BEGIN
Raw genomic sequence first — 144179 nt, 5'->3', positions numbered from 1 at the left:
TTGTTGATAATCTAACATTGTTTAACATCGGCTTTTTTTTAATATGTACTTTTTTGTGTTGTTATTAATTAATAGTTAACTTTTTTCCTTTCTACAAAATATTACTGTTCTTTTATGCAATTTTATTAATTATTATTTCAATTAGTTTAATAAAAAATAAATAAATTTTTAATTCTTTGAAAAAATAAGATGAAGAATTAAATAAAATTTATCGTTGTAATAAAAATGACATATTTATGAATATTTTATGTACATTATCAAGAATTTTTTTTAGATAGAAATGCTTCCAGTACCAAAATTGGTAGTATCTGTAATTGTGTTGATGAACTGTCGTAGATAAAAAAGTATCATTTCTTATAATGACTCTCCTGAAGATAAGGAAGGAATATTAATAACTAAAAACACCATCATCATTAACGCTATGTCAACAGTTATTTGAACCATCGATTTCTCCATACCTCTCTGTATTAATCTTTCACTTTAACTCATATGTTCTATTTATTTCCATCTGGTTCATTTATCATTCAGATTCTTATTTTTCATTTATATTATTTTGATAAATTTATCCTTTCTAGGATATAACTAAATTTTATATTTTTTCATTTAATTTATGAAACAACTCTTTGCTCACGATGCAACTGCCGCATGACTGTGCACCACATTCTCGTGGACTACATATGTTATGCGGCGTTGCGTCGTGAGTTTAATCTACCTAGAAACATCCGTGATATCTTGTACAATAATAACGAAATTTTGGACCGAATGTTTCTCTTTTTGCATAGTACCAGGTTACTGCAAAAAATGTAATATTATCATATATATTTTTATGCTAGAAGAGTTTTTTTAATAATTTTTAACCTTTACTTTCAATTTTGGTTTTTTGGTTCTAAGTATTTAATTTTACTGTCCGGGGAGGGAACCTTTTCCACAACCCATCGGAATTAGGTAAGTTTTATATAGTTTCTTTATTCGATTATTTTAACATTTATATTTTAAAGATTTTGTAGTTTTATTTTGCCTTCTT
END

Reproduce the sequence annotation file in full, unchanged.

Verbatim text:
Raw genomic sequence first — 144179 nt, 5'->3', positions numbered from 1 at the left:
TTGTTGATAATCTAACATTGTTTAACATCGGCTTTTTTTTAATATGTACTTTTTTGTGTTGTTATTAATTAATAGTTAACTTTTTTCCTTTCTACAAAATATTACTGTTCTTTTATGCAATTTTATTAATTATTATTTCAATTAGTTTAATAAAAAATAAATAAATTTTTAATTCTTTGAAAAAATAAGATGAAGAATTAAATAAAATTTATCGTTGTAATAAAAATGACATATTTATGAATATTTTATGTACATTATCAAGAATTTTTTTTAGATAGAAATGCTTCCAGTACCAAAATTGGTAGTATCTGTAATTGTGTTGATGAACTGTCGTAGATAAAAAAGTATCATTTCTTATAATGACTCTCCTGAAGATAAGGAAGGAATATTAATAACTAAAAACACCATCATCATTAACGCTATGTCAACAGTTATTTGAACCATCGATTTCTCCATACCTCTCTGTATTAATCTTTCACTTTAACTCATATGTTCTATTTATTTCCATCTGGTTCATTTATCATTCAGATTCTTATTTTTCATTTATATTATTTTGATAAATTTATCCTTTCTAGGATATAACTAAATTTTATATTTTTTCATTTAATTTATGAAACAACTCTTTGCTCACGATGCAACTGCCGCATGACTGTGCACCACATTCTCGTGGACTACATATGTTATGCGGCGTTGCGTCGTGAGTTTAATCTACCTAGAAACATCCGTGATATCTTGTACAATAATAACGAAATTTTGGACCGAATGTTTCTCTTTTTGCATAGTACCAGGTTACTGCAAAAAATGTAATATTATCATATATATTTTTATGCTAGAAGAGTTTTTTTAATAATTTTTAACCTTTACTTTCAATTTTGGTTTTTTGGTTCTAAGTATTTAATTTTACTGTCCGGGGAGGGAACCTTTTCCACAACCCATCGGAATTAGGTAAGTTTTATATAGTTTCTTTATTCGATTATTTTAACATTTATATTTTAAAGATTTTGTAGTTTTATTTTGCCTTCTT